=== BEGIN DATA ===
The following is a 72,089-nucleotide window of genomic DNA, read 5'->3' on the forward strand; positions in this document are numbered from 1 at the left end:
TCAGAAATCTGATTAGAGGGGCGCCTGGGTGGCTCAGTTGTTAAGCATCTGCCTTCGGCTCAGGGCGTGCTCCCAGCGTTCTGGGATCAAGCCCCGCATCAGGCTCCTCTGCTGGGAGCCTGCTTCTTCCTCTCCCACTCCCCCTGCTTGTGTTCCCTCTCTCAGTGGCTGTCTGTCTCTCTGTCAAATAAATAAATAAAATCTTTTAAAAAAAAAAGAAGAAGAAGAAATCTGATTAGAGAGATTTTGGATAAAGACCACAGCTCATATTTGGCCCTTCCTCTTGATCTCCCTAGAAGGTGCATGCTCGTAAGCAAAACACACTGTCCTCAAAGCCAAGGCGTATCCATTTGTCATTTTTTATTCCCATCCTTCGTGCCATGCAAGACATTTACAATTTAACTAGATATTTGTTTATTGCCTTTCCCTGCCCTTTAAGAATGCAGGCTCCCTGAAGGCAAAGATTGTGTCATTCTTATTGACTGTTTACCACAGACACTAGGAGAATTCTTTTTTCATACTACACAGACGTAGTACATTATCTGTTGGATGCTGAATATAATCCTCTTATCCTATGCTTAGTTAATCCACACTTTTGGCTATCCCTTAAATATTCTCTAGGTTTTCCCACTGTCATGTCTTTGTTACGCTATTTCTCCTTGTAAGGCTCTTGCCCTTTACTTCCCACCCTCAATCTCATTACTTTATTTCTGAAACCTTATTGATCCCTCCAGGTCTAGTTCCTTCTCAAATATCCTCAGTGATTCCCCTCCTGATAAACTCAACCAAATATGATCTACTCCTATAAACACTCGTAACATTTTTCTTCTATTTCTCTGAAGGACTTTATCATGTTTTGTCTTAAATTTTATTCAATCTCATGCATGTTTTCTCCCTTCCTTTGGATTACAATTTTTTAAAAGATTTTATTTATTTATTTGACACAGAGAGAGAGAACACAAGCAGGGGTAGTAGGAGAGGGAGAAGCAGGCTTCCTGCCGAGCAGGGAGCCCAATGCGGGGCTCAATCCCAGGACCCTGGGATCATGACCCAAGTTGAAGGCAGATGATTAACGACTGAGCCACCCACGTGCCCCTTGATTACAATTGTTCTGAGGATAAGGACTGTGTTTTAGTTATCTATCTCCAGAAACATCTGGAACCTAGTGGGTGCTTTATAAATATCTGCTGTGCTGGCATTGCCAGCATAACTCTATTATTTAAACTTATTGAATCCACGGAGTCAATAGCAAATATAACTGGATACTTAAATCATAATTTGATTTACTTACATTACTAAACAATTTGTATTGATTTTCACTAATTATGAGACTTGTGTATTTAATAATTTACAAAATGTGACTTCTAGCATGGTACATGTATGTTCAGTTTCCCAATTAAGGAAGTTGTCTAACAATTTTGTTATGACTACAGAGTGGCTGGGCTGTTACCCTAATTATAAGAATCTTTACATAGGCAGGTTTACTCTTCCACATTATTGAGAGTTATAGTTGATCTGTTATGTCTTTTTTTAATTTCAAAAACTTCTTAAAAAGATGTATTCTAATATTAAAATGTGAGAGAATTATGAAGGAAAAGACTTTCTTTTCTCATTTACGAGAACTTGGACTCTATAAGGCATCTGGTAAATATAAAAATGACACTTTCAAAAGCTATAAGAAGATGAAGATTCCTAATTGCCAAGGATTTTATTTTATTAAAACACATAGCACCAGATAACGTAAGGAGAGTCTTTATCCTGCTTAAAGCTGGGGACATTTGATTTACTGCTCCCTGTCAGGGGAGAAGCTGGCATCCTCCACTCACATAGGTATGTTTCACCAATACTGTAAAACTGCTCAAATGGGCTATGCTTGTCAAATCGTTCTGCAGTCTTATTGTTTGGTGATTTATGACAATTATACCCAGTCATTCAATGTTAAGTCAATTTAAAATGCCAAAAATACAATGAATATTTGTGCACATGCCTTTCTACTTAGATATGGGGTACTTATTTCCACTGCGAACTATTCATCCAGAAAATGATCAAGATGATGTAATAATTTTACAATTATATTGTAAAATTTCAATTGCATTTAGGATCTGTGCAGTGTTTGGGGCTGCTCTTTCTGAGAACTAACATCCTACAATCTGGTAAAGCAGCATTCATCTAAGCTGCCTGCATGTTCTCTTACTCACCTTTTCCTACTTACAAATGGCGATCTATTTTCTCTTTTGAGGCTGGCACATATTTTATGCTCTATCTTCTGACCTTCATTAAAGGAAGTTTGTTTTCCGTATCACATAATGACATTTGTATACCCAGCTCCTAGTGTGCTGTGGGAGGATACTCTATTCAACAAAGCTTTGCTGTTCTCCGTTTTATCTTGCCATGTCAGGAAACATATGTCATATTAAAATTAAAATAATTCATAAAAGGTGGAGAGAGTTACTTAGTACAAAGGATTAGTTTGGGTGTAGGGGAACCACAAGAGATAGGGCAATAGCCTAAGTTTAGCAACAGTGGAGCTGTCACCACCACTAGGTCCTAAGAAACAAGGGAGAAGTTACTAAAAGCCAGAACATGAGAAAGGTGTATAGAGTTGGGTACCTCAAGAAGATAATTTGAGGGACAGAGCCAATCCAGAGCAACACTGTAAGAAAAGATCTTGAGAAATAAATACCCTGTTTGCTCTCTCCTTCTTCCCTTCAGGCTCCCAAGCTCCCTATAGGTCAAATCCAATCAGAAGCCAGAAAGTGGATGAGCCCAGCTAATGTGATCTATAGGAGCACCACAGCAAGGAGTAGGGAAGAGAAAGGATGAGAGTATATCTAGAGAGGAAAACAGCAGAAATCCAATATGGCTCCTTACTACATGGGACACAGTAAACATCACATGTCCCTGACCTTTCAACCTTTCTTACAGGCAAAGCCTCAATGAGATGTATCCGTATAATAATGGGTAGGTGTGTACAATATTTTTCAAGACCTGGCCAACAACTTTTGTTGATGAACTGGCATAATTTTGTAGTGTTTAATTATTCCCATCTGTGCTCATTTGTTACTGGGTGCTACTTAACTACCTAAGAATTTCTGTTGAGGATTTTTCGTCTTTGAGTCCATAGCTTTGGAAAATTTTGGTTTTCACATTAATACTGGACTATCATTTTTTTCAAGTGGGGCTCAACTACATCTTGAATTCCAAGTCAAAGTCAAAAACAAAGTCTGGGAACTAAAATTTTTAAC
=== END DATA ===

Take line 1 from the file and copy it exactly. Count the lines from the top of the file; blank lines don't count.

The following is a 72,089-nucleotide window of genomic DNA, read 5'->3' on the forward strand; positions in this document are numbered from 1 at the left end: